Review: SikTh’s The Future in Whose Eyes?

In 2015, SikTh released their first new music in 9 years with their Opacities EP. Opacities showcased a direct continuation of the band’s sound with their original line-up completely intact, but with the release of their 3rd long-player The Future in Whose Eyes?, founding member and vocalist Justin Hill has parted ways with the band and in his place we now welcome Joe Rosser of Aliases.

As we’ve previously discovered with Rosser’s work in Aliases, the man has a surprisingly similar vocal style to his predecessor, so his inclusion on this record should’ve been a good fit. Unfortunately what’s ended up happening is Mikee Goodman has taken on the brunt of the vocal work on The Future in Whose Eyes? This isn’t necessarily a bad thing because Goodman’s vocals are still instantly recognisable and entirely unique; his voice will forever be a huge part of what makes SikTh SikTh.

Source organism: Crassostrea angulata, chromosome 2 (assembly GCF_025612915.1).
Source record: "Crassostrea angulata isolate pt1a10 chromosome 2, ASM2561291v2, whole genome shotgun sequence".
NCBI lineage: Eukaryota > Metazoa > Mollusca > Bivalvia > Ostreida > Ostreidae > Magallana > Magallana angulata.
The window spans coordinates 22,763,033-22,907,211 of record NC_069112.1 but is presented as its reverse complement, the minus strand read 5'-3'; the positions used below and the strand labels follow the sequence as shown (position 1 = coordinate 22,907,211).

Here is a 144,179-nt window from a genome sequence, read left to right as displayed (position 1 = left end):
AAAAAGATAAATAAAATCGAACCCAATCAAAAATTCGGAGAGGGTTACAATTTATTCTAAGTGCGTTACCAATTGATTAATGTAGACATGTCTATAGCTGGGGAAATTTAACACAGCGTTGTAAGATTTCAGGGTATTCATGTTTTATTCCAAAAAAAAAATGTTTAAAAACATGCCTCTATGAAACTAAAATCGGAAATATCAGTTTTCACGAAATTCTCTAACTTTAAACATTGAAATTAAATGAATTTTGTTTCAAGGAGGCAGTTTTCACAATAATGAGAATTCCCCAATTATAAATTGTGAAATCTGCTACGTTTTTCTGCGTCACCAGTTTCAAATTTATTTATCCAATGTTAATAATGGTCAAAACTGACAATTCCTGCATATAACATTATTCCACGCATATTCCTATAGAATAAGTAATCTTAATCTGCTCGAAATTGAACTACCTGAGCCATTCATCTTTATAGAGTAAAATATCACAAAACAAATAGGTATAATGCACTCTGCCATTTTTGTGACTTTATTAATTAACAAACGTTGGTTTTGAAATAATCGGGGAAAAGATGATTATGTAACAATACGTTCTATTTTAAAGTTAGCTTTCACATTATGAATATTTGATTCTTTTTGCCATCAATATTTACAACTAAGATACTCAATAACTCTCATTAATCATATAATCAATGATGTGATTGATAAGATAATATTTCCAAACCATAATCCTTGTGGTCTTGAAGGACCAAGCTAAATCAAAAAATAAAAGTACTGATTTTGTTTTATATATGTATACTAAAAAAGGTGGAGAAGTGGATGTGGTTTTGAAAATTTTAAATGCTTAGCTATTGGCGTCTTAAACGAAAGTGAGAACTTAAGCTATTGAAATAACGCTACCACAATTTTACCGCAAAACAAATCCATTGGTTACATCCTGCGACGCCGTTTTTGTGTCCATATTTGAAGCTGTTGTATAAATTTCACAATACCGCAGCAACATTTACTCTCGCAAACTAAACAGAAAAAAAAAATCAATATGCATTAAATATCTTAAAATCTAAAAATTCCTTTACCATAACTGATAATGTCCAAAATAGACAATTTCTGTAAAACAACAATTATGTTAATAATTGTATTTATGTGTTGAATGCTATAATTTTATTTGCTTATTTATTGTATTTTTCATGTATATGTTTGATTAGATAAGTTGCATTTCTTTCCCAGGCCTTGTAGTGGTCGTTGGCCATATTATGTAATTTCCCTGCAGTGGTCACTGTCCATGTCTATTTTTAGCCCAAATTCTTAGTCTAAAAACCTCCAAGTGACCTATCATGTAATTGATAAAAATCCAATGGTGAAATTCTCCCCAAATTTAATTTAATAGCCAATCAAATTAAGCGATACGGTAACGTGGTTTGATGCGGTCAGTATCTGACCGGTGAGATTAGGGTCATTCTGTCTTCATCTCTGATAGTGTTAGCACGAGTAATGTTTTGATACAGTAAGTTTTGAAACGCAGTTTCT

Sadly, so does Justin Hill’s voice. Hill leaves a big hole in the wider picture of SikTh’s sound and his sugary, sweeping vocals are not emulated by Rosser. Great examples come in the form of Century of the Narcissist? and The Aura which feature chorus melodies that sit more comfortably in the mid-range and don’t have the same impact as Hill’s soaring melodies.

As for instrumentation, there’s been a conceited effort to strip back SikTh’s song-writing style and focus on a more traditional structure that’s more akin to the band’s material on The Trees are Dead & Dried Out… Songs follow the typical verse/chorus structure and don’t show off many progressive tendencies like the band’s material on Opacities and Death of a Dead Day. It’s certainly not simplistic by any stretch of the imagination and the rhythm section always impresses with their technicality, but the song-writing does feel a little more predictable than usual.

That’s not to say that there isn’t some great material here. Vivid, The Aura, Cracks of Light (featuring a fantastic performance by Spencer Sotelo of Periphery), Riddles of Humanity and No Wishbones are obvious highlights with incredible performances throughout and the strongest melodies on the album. These 5 songs deserve their place on any SikTh setlist from here on and they show that regardless of the band’s change in personnel, they’re still the same SikTh you know and love.